THE HUNTED (1995) * 3/4. Written & directed by J.F.Lawton. Photography, Jack Conroy. Editing, Robert A. Ferretti. Production design, Phil Dagort. Music, Motofumi Yamaguchi. Cast: Christopher Lambert, John Lone, Joan Chen, Yoshio Harada, Yoko Shimada, et al. A Universal release. 110 min. Rated R (extreme, graphic violence).
Welcome all: Senora Puridad Gomez-Portillo, Mr. Milos Svankmajer, Mrs. Leonora Fini-Jones, Mr. Athanassios Sofoulis, Ms. Yu No, Monsieur Maurice Lenoir, Frau Kuchen Kirchen, Signora Vina Barbaresca, Herr Professor Heinrich Doppler, Sir Josiah Nkrumah, Captain and Mrs. Li Po, and all your children. Before you ask me, let me ask you:
What were the names of Cristoforo Colombo's ships on his first voyage? Given our multi-ethnic group, please answer in Spanish if possible.
A: (5 replies): La Nina, La Pinta y la Santa Maria.
A: (8 kids protesting): No, it is la Ninja, la Pinta y la Santa Maria!
Q: OK boys and girls. You prove my point. And what does Ninja mean?
A (by young Doppler, a dictionary-memorizer): A member of a class of 14th century Japanese mercenary agents who were trained in the martial arts and hired for covert operations such as assassination and sabotage.
Q: A plus, you wunderkind. Now how many have seen the latest Ninja movie called "The Hunted"? Don't all speak at once, please.
Q & A: I see. No one? Smart people.
Q & A: Yes, Miss? You have trouble pronouncing my name? Just call me sensei-san. Have I seen it and what it's about? Well, it starts in Nagoya, a large city in Japan. Paul Racine (Christopher Lambert) a Western computer chips salesman, and beautiful Kirina (Joan Chen) pick each other up at a hotel bar, spend a fun evening that ends in some fiery sex in her room's hot-tub. Later he witnesses her decapitation by Ninjas and sees the face of their leader Kinjo (John Lone). This, to use some purplish prose, seals his doom. Kinjo and Co. chase him, wound him, re-chase him as they leave a bloody, graphic trail of enough innocent Japanese to populate a good-size town.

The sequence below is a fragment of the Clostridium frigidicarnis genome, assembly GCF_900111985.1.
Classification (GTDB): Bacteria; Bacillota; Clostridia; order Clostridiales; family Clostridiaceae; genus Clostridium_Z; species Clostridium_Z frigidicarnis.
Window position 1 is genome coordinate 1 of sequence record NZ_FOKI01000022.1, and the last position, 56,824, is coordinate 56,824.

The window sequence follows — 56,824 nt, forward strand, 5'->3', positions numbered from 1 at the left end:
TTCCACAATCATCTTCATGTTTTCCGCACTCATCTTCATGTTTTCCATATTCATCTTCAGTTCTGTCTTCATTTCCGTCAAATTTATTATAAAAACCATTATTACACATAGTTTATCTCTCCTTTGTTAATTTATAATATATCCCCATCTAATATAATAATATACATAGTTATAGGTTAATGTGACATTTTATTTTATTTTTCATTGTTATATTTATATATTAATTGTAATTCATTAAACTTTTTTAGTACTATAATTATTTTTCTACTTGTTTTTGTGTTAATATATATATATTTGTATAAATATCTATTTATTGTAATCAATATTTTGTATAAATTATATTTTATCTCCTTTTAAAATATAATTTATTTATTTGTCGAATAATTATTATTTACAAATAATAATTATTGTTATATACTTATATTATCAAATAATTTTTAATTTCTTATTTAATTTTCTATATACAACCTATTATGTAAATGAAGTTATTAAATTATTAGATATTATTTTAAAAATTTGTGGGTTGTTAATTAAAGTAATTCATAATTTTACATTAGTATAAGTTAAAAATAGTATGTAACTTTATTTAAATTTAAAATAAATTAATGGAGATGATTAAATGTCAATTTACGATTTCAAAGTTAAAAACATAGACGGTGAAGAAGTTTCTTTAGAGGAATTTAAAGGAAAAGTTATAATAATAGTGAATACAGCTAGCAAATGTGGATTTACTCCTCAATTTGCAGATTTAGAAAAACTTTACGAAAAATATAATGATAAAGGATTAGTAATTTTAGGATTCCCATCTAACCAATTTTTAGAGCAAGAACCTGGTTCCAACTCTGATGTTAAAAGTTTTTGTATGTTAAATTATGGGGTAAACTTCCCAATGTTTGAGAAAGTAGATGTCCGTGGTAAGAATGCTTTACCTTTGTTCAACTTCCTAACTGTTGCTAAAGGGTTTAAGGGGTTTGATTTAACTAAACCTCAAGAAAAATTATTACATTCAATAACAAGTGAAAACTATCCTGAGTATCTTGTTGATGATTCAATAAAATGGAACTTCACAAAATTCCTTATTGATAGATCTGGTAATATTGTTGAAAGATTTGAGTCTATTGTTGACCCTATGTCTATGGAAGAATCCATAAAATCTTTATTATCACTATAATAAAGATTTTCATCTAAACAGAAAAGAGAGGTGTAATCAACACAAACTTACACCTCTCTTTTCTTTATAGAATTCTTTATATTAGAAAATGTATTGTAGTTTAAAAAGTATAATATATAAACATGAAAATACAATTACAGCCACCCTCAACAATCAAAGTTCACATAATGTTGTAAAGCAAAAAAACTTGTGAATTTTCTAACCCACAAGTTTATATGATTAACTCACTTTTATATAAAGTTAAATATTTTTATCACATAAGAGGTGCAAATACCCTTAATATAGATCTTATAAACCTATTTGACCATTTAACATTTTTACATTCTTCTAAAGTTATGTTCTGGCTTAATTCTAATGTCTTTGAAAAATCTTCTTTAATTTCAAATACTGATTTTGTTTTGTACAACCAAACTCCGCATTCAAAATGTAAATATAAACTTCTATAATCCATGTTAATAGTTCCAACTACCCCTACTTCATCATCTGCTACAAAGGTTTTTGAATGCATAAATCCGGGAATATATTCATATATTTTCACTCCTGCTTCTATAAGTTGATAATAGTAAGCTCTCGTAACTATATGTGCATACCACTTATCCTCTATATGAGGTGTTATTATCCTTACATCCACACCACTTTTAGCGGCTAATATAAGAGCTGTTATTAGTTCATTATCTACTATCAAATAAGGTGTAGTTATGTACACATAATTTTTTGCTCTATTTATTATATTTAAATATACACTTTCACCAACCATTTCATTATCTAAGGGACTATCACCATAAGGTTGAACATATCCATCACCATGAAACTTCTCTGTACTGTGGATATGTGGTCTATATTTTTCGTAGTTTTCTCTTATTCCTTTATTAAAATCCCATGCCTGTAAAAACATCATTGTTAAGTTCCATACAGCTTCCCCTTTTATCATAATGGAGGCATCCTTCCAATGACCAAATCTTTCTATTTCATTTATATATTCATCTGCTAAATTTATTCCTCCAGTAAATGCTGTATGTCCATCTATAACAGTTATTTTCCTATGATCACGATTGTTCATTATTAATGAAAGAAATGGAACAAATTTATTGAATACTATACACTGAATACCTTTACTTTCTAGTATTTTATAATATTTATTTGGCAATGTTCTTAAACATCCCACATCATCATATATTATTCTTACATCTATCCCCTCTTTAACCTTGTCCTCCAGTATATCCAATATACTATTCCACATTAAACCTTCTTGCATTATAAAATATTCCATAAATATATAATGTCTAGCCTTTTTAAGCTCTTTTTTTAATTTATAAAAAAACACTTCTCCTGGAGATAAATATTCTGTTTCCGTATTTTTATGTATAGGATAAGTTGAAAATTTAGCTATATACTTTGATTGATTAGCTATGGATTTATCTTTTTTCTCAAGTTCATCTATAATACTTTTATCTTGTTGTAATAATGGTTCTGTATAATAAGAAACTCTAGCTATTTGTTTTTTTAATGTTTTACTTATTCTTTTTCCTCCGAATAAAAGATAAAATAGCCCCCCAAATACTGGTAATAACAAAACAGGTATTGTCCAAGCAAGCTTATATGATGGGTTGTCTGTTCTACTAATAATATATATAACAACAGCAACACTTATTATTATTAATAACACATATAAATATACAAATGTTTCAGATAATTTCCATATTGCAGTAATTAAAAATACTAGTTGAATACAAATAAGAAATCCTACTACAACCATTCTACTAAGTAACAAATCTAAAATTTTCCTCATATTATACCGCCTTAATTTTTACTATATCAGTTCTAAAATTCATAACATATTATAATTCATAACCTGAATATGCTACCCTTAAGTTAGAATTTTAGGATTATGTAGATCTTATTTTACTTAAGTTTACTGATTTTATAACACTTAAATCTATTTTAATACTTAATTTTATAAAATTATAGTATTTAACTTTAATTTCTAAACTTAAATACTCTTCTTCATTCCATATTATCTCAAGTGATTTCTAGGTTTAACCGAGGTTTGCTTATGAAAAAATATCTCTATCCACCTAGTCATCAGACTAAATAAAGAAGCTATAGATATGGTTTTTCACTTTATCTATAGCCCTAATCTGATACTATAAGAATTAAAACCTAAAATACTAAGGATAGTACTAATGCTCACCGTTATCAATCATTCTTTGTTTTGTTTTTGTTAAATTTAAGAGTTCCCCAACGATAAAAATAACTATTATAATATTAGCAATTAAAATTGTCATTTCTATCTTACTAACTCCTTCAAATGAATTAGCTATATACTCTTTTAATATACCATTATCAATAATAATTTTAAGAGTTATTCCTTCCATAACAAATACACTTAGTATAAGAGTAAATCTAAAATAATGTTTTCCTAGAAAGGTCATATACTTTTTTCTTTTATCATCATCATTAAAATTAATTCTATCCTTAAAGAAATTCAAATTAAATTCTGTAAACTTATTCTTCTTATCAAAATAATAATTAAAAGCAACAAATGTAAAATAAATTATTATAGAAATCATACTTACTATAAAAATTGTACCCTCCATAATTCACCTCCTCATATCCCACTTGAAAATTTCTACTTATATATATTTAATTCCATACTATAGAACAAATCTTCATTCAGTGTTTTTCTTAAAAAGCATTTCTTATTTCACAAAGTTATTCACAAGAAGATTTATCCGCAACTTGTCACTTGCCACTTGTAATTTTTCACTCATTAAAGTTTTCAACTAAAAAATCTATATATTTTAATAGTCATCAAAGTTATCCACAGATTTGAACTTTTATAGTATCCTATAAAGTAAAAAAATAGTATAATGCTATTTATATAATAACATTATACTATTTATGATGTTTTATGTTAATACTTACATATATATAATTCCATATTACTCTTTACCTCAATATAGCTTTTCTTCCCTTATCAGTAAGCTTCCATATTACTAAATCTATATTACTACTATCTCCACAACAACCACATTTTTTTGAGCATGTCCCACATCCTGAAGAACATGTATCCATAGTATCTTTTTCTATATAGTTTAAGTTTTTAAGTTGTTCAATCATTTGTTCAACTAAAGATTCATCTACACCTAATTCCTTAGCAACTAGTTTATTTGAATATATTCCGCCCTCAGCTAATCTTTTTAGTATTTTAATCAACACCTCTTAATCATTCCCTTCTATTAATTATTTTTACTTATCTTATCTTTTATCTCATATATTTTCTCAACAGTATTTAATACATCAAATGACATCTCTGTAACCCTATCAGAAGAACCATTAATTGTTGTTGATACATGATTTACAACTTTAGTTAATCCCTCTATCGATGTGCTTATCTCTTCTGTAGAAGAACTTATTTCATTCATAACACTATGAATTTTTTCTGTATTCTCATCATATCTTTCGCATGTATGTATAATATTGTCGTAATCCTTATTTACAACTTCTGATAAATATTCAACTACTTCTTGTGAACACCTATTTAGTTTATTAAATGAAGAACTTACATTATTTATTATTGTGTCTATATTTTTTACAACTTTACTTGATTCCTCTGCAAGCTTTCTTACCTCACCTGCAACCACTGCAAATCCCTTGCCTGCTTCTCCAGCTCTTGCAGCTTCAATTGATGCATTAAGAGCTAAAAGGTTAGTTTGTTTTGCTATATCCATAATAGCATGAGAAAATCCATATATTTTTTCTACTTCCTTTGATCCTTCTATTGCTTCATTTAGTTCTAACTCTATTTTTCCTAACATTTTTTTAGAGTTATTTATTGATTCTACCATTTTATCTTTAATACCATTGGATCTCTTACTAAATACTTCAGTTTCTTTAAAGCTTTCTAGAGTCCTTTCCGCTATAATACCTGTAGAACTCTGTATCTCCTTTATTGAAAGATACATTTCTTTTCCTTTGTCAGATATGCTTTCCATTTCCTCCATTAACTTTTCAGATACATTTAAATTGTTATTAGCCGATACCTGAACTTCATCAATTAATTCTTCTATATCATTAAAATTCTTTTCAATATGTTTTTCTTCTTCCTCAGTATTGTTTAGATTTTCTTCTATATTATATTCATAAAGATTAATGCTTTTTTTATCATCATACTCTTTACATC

Somehow, sword-and-martial-arts-master Takeda (Yoshio Harada) and his lovely wife Mieko (Yoko Shimada) who is herself an ace at the bow-and-arrow, come to Racine's help. It turns out that Takeda is a Samurai whose clan has had a centuries-old feud with the Makato Clan Ninjas, and, though friendly to Racine, he also uses him as bait for the final confrontation with Kinjo.
Q: Is all this suspenseful?
A: Up to a point, yes. At first you may suspect that Kirina herself is trying to entrap Racine , for unknown reasons. The old "Mysterious East" cliche, you know. But then it turns out that Racine is your typical movie-hero, the innocent bystander who gets involved in a total mess.
Q: This rings a bell. As in Alfred Hitchcock movies?
A: Perfect, Monsieur Lenoir! Yes, "the wrong man," like Cary Grant's Roger O. Thornhill ("George Kaplan" in the MacGuffin) in "North By Northwest," and others too. With the difference that the director of "The Hunted" (he wrote "Pretty Woman") here directing for the first time, is to Hitchcock what a doughnut is to the "Tour d'Argent" restaurant in Paris. With the difference that there's not a scintilla of humor here. With the difference that Lambert is to Grant what ... well, Lambert couldn't act his way in or out of a doggie bag. With the difference that the film is one long series of fights and atrocities.